2 April 2020 by James Langley

CIWM calls for COVID-19 advice clarity

The UK’s Waste Industry Safety and Health Forum (WISH) has been called on to refine its advice about managing COVID-19 risks in the context of a range of waste management activities.

WISH published a draft advice document last week (28 March), saying at the time changes may be made following feedback (see letsrecycle.com story).

A microscopic view of the coronavirus (picture: Shuttesrstock)

The Chartered Institution of Wastes Management (CIWM), a professional body for the waste management industry in the UK, said it welcomed the WISH advice but greater clarity was needed to assure a consistent approach across the sector.

A CIWM statement reads: “CIWM welcomes the valuable and timely work that WISH is undertaking to assess the risks of COVID-19 to waste management sector key workers and provide clear advice on the steps that should be taken to mitigate those risks to ensure that essential waste and recycling services continue.

“CIWM’s expert networks have responded to the consultation and provided feedback which has been communicated back to WISH.”

“There is a need for greater clarity and consensus to ensure that the sector is taking a consistent approach to managing the risks associated with COVID-19”


The Institution identified three areas as requiring greater clarity and consistency:

  • social distancing and collection crews,
  • household waste recycling centres (HWRCs),
  • and personal protective equipment (PPE) and hygiene.

A short consultation period until ‘close of play’ on 31 March 2020 was given for feedback on the draft advice by WISH, with an update expected shortly.

Collection crews

In the original draft advice WISH said obeying the two metre rule of social distancing was difficult or impossible for personnel who work together in the cabs of waste collection vehicles, but that if procedures were followed ensuring workers with suspected symptoms were sent home immediately, the risk of coronavirus infection should be low.

CIWM suggests cabs should be manned by a driver and just one other

It advised that, where possible, each team should be made up of the same crew members every day, while close interactions between crews should be minimised.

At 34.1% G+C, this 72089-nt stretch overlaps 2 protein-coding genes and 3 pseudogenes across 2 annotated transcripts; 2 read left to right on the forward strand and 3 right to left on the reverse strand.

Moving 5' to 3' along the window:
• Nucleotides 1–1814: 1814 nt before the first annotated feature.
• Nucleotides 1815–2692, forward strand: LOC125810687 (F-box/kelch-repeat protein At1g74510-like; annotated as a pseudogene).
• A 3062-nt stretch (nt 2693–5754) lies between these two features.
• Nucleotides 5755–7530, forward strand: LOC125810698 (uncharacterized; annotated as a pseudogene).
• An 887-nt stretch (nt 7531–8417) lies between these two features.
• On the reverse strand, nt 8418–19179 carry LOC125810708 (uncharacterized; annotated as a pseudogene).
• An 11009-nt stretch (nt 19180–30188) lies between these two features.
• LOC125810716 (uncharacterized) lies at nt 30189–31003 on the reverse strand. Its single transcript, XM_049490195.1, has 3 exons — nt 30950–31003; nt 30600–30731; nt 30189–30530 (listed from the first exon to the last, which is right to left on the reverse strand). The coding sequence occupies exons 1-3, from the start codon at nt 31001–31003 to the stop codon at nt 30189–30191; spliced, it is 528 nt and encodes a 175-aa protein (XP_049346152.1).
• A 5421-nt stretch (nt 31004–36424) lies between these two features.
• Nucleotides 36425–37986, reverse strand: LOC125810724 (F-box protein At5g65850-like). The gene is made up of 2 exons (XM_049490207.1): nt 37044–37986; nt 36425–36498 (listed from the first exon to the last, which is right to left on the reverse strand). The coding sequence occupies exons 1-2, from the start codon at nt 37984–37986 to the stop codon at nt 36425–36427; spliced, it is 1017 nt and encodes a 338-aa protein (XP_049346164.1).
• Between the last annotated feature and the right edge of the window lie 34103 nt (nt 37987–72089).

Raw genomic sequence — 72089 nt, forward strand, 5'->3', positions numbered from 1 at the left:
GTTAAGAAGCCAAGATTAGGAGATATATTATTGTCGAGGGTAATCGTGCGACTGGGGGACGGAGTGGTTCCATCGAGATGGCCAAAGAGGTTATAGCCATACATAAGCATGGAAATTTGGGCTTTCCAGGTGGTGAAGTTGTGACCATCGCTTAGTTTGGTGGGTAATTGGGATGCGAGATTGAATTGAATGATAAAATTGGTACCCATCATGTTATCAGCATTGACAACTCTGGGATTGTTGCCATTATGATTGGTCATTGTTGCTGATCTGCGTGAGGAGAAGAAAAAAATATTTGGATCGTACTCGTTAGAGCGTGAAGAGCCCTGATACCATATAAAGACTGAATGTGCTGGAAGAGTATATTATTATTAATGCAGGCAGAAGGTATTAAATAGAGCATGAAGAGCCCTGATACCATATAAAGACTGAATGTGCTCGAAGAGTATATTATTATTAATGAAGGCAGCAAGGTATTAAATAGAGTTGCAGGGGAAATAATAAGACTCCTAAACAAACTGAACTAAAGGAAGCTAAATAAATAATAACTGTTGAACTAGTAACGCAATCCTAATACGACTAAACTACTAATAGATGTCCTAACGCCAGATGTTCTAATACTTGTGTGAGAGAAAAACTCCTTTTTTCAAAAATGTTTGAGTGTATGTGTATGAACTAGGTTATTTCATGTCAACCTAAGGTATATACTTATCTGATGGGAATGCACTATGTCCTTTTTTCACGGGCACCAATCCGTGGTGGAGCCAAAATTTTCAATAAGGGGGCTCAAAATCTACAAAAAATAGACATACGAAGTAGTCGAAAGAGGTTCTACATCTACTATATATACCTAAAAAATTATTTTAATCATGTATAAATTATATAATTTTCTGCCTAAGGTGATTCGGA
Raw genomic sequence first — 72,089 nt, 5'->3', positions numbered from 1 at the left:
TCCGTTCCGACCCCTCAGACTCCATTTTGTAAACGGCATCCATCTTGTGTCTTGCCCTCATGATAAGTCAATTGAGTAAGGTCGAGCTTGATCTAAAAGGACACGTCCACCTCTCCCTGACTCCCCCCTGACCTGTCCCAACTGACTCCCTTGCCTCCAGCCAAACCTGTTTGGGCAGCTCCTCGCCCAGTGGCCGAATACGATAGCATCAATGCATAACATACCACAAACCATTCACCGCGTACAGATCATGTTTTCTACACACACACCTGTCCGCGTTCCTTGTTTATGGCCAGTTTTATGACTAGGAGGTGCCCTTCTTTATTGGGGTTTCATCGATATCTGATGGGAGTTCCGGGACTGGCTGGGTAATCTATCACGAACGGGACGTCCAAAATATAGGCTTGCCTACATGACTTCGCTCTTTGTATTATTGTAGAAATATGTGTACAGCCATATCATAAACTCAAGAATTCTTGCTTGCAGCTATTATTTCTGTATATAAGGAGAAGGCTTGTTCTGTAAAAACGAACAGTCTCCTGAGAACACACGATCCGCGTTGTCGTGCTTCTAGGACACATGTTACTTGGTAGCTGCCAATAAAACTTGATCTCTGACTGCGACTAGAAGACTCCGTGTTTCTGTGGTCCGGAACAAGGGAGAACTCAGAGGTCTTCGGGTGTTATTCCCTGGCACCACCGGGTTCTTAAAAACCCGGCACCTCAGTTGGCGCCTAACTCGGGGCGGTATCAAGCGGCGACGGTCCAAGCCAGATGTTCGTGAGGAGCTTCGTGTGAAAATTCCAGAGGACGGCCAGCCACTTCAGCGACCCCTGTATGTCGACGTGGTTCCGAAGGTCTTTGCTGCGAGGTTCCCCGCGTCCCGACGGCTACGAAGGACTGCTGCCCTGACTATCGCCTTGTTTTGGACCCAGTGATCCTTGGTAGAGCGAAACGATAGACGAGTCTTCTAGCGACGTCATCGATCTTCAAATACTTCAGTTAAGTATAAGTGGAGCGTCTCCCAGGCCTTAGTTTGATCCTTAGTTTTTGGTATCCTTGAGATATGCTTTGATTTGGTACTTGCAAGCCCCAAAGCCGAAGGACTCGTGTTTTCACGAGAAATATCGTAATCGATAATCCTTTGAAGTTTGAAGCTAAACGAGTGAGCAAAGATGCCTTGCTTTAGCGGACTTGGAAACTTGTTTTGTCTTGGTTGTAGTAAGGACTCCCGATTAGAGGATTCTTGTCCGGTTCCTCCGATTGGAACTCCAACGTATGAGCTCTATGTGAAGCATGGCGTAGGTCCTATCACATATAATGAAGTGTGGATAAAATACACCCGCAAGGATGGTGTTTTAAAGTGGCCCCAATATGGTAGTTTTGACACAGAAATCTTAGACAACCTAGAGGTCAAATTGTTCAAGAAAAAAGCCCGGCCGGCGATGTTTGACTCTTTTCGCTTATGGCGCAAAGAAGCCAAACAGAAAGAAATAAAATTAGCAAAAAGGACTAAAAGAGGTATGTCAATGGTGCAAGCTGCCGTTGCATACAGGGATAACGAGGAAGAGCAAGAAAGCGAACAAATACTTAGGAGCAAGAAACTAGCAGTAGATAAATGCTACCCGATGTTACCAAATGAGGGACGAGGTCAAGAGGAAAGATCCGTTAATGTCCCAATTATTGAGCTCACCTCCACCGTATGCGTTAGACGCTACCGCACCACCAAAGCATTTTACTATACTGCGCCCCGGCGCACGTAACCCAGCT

CIWM says feedback from its members suggests a preferred solution would be moving to a ‘driver +1’ system in the cab, with established crews staying together and effectively working as ‘members of the same household’. An additional crew member travelling in a separate vehicle could work alongside where necessary.


The draft WISH advice says that HWRCs are places where members of the public may meet in numbers, local authorities should consider closing the sites until social distancing is relaxed. If it is essential for the sites to stay open, face to face contact should be minimised and the public should cease receiving assistance with waste.

CIWM says keeping HWRCs open contravenes the government’s instruction that citizens should only leave the house for essential tasks.

CIWM says it is prepared to work with WISH, industry stakeholders and UK governments to develop a protocol to determine if and when strategic HWRC sites could be opened and to establish guidelines to ensure they can be operated safely according to social distancing requirements.


CIWM says greater clarity is also needed in several areas related to PPE and hygiene.

CIWM says greater consideration should be given to face masks in the context of waste management

While current WISH advice is that face masks offer little or no protection against COVID-19, CIWM says further consideration of specific circumstances in the waste sector may be required. It recommends further thought is given to areas, such as in MRFs, where there is a higher risk of exposure to waste materials and bioaerosols that could be contaminated with the coronavirus.

And, CIWM says guidance needs to be more explicit regarding observing social distancing during start-of-day and end-of-day mustering, breaks and shift changes, while further detail is needed on effective ‘deep clean’ procedures where a case of COVID-19 is suspected or confirmed.


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